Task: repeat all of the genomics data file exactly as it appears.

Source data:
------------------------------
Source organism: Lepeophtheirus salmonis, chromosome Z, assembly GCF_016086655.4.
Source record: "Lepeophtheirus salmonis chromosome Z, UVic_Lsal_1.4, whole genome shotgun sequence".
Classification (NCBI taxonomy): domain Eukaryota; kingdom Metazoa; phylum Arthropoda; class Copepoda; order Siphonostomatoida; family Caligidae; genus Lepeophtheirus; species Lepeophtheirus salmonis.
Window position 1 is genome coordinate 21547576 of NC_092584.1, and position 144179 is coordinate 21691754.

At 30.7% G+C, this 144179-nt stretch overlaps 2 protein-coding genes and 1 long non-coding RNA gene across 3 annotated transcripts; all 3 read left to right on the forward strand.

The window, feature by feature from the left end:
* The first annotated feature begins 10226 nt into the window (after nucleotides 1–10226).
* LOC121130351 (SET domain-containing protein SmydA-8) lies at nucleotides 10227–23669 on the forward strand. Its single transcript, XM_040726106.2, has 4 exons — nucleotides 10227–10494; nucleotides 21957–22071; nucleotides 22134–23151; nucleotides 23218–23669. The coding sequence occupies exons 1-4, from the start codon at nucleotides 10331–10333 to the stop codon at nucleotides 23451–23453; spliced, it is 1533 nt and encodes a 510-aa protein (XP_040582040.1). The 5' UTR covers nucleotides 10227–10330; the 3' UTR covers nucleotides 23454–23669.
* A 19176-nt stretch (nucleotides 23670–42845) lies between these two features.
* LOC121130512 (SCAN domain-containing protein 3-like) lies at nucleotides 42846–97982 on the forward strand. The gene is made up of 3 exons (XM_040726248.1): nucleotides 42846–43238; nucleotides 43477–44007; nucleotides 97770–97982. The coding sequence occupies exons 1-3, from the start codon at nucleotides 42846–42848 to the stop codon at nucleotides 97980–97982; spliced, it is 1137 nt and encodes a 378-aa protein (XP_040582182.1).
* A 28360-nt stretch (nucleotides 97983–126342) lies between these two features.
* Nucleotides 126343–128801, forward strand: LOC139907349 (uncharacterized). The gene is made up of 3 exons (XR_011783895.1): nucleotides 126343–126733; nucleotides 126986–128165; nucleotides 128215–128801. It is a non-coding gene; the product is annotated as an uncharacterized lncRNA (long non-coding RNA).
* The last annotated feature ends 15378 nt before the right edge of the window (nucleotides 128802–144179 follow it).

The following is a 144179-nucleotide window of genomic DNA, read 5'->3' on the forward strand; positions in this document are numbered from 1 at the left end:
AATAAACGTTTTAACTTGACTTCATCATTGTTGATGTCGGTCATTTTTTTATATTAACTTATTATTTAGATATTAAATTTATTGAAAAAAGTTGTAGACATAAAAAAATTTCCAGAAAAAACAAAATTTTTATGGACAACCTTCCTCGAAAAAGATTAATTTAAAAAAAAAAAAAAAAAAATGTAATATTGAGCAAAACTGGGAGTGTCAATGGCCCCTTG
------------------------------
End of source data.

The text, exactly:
Source organism: Lepeophtheirus salmonis, chromosome Z, assembly GCF_016086655.4.
Source record: "Lepeophtheirus salmonis chromosome Z, UVic_Lsal_1.4, whole genome shotgun sequence".
Classification (NCBI taxonomy): domain Eukaryota; kingdom Metazoa; phylum Arthropoda; class Copepoda; order Siphonostomatoida; family Caligidae; genus Lepeophtheirus; species Lepeophtheirus salmonis.
Window position 1 is genome coordinate 21547576 of NC_092584.1, and position 144179 is coordinate 21691754.

At 30.7% G+C, this 144179-nt stretch overlaps 2 protein-coding genes and 1 long non-coding RNA gene across 3 annotated transcripts; all 3 read left to right on the forward strand.

The window, feature by feature from the left end:
* The first annotated feature begins 10226 nt into the window (after nucleotides 1–10226).
* LOC121130351 (SET domain-containing protein SmydA-8) lies at nucleotides 10227–23669 on the forward strand. Its single transcript, XM_040726106.2, has 4 exons — nucleotides 10227–10494; nucleotides 21957–22071; nucleotides 22134–23151; nucleotides 23218–23669. The coding sequence occupies exons 1-4, from the start codon at nucleotides 10331–10333 to the stop codon at nucleotides 23451–23453; spliced, it is 1533 nt and encodes a 510-aa protein (XP_040582040.1). The 5' UTR covers nucleotides 10227–10330; the 3' UTR covers nucleotides 23454–23669.
* A 19176-nt stretch (nucleotides 23670–42845) lies between these two features.
* LOC121130512 (SCAN domain-containing protein 3-like) lies at nucleotides 42846–97982 on the forward strand. The gene is made up of 3 exons (XM_040726248.1): nucleotides 42846–43238; nucleotides 43477–44007; nucleotides 97770–97982. The coding sequence occupies exons 1-3, from the start codon at nucleotides 42846–42848 to the stop codon at nucleotides 97980–97982; spliced, it is 1137 nt and encodes a 378-aa protein (XP_040582182.1).
* A 28360-nt stretch (nucleotides 97983–126342) lies between these two features.
* Nucleotides 126343–128801, forward strand: LOC139907349 (uncharacterized). The gene is made up of 3 exons (XR_011783895.1): nucleotides 126343–126733; nucleotides 126986–128165; nucleotides 128215–128801. It is a non-coding gene; the product is annotated as an uncharacterized lncRNA (long non-coding RNA).
* The last annotated feature ends 15378 nt before the right edge of the window (nucleotides 128802–144179 follow it).

The following is a 144179-nucleotide window of genomic DNA, read 5'->3' on the forward strand; positions in this document are numbered from 1 at the left end:
AATAAACGTTTTAACTTGACTTCATCATTGTTGATGTCGGTCATTTTTTTATATTAACTTATTATTTAGATATTAAATTTATTGAAAAAAGTTGTAGACATAAAAAAATTTCCAGAAAAAACAAAATTTTTATGGACAACCTTCCTCGAAAAAGATTAATTTAAAAAAAAAAAAAAAAAAATGTAATATTGAGCAAAACTGGGAGTGTCAATGGCCCCTTG